Two standard, well-tested Rybka Cluster configurations are available starting February 1, 2011:
A Rybka Cluster 40 consists of 40 physical cores and can be rented for 238 Euro (incl. VAT) per day, or 200 Euro (without VAT) per day for customers outside the EU or businesses outside Germany. The minimum continuous Rybka Cluster 40 rental time is 5 days.
A Rybka Cluster 100 consists of 100 physical cores and can be rented for 595 Euro (incl. VAT) per day, or 500 Euro (without VAT) per day for customers outside the EU or businesses outside Germany. The minimum continuous Rybka Cluster 100 rental time is 2 days.
Custom configurations are also possible. Our current capacity is 296 physical cores, and this figure can be increased if necessary. Please don't hesitate to contact us about alternative possibilities if you are interested.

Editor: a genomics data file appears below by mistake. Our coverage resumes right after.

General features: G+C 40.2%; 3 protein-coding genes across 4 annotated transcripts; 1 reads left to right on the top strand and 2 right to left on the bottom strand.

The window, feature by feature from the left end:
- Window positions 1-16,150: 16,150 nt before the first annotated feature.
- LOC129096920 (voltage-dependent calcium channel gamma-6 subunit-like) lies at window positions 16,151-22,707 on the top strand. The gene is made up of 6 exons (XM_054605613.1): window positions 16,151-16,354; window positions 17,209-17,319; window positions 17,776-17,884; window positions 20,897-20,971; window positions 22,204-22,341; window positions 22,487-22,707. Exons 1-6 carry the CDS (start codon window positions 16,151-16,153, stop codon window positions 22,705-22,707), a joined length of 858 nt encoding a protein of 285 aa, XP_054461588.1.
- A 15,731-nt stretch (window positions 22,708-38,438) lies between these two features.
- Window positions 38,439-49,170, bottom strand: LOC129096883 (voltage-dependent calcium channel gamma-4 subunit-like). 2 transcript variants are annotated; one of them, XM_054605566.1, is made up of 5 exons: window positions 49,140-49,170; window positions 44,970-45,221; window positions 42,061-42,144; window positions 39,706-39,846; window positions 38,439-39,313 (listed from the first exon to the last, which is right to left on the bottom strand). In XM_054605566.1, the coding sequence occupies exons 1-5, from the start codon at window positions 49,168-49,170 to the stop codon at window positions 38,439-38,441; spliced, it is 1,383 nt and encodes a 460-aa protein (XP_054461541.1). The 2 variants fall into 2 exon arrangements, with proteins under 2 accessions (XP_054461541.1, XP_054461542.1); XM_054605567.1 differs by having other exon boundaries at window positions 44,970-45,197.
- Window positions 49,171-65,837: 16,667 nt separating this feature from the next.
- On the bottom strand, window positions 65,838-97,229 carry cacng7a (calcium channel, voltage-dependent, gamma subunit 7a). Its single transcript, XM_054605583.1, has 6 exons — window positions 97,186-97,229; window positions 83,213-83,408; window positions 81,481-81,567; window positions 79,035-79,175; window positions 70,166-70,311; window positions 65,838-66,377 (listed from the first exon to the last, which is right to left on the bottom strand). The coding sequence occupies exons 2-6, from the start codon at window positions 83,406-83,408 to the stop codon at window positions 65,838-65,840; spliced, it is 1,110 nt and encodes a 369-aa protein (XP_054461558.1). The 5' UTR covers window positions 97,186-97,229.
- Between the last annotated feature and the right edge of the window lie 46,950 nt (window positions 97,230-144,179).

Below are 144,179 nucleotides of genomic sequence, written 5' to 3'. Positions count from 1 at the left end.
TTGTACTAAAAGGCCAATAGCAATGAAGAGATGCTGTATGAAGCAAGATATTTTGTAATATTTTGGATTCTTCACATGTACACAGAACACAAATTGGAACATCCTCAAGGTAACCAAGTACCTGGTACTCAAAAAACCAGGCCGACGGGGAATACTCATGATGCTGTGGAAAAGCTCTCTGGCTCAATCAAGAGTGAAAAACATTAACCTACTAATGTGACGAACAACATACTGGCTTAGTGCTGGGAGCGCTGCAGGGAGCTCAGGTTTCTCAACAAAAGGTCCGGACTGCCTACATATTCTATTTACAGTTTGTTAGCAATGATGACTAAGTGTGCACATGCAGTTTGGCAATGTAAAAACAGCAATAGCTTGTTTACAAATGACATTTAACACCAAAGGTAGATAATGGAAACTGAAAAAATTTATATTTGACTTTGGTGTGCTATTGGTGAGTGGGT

All aspects of Rybka Cluster rentals, including any discussions with us about the matter, will be treated as confidential by our team. Only Lukas Cimiotti and Vasik Rajlich will be privy to any such information.
Lukas Cimiotti is responsible for both the Rybka Cluster and the Rybka Cluster Rental Program. Time reservations and payment arrangements should be made directly with him. The preferred method for contacting Lukas is via private message at the Rybka Forum, addressed to the nick "Lukas Cimiotti". Impressum is here.
Rybka Cluster time is rented on a first-come first-served basis. We accept reservations for up to six months into the future, and recommend that you make important reservations safely in advance to guarantee availability. Whenever we upgrade our hardware, advance reservations will automatically be upgraded to configurations of equivalent value.